Getting it right on a ’69 Bonneville

One of our customers whose bike is featured here on our website wanted to find out whether his paint job was correct for his particular machine.

In 1969, Triumph featured three different paint schemes on the Bonneville during it’s production run from August of 1968 through July of 1969.  The first featured of an Olympic Flame tank with a 3-inch Silver Sheen stripe down the top-center, much like that of the 1968 Bonneville.  Soon thereafter, the factory moved to a scheme which featured a swept-back scallop coming off the top of the tank badge.  Finally, in later 1969, the factory added a lower wing off the bottom of the tank badge.

Our customer’s bike has both the top scallop and the lower wing as featured on late-1969 Bonnevilles.

We examined two 1969 Bonneville cores in our warehouse (either of which, incidentally, we’d be happy to restore for you) and noted that each bike features the single scallop paint scheme. We then took note of the serial numbers on each bike.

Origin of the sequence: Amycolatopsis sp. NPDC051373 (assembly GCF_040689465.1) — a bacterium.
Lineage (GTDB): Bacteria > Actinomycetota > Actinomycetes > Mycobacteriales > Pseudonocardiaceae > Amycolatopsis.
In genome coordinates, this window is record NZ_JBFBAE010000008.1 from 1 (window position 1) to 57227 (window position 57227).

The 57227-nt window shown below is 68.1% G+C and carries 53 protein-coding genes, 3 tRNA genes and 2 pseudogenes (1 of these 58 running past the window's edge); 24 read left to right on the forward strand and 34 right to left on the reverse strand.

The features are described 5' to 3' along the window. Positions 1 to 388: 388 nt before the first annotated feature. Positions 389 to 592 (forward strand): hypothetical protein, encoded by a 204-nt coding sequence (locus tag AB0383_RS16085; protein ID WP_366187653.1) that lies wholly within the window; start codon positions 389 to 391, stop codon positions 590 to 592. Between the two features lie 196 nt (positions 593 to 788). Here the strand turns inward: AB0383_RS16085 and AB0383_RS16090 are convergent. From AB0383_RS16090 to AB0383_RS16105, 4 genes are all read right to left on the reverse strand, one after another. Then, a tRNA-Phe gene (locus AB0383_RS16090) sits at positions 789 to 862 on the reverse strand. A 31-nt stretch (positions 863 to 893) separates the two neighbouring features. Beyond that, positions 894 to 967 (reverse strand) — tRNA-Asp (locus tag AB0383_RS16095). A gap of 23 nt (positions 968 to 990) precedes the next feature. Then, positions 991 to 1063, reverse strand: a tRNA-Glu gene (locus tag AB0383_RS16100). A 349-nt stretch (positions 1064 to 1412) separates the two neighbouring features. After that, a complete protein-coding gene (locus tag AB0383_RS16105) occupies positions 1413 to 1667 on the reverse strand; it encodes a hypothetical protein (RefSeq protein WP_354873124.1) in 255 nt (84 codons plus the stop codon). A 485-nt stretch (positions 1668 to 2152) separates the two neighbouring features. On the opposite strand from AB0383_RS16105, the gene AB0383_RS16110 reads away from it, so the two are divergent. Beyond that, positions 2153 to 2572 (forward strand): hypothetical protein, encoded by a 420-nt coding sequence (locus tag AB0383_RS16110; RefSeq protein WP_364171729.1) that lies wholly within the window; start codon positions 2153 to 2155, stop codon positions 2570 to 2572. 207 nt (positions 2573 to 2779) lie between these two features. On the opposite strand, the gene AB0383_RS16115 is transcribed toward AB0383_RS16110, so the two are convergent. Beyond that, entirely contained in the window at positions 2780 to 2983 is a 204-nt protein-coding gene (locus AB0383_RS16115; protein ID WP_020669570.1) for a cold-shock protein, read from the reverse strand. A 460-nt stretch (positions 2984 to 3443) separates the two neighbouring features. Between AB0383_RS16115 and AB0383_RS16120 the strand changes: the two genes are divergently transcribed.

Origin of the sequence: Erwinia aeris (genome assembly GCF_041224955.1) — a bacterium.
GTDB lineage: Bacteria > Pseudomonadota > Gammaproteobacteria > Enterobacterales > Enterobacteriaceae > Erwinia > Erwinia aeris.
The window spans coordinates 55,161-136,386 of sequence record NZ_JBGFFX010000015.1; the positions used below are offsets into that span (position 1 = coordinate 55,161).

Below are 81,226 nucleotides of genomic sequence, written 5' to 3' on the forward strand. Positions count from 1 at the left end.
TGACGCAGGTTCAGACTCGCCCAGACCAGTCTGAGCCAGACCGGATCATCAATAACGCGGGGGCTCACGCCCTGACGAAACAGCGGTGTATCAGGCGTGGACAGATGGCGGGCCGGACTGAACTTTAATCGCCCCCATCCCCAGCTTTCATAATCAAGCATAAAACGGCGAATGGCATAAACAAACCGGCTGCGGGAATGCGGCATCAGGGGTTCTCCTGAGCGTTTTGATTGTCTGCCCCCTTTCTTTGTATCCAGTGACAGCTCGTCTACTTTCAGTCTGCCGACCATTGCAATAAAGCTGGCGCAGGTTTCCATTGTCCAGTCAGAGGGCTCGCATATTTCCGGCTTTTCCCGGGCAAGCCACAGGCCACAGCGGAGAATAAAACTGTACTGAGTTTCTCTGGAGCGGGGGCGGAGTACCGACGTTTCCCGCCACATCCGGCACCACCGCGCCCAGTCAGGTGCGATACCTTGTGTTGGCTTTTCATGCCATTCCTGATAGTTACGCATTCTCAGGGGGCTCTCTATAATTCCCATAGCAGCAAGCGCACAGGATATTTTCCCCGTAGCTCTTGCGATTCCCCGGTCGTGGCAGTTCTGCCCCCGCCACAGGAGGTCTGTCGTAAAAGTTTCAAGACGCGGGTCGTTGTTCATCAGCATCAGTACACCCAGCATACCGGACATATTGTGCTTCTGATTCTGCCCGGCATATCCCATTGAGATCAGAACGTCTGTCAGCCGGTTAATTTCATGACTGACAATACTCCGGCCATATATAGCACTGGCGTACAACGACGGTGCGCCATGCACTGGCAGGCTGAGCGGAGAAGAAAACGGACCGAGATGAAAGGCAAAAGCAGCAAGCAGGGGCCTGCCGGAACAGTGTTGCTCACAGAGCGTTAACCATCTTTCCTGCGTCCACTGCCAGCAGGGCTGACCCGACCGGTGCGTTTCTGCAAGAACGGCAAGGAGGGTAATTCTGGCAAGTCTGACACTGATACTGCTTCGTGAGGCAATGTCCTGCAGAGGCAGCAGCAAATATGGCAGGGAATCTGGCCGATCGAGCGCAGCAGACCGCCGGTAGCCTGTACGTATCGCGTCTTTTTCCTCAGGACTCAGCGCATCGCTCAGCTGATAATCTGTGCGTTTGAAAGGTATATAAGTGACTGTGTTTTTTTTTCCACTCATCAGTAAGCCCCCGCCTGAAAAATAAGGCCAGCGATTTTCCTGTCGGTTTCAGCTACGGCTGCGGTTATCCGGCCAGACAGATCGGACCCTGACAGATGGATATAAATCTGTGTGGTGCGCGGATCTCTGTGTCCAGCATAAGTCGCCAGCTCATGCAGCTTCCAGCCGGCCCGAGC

The first VIN begins with “AC” which denotes that it was produced in January of 1969.  The second begins with “GC” which denotes a production date of June of 1969.  As our customer’s bike has a serial number which begins with “AC” and falls between those on our two bikes, we believe the bike came from the factory with only the single top-center scallop.

So, we’re looking forward to getting it right on this bike by furnishing it with a brand new, and factory-correct, Don Hutchinson paint job.

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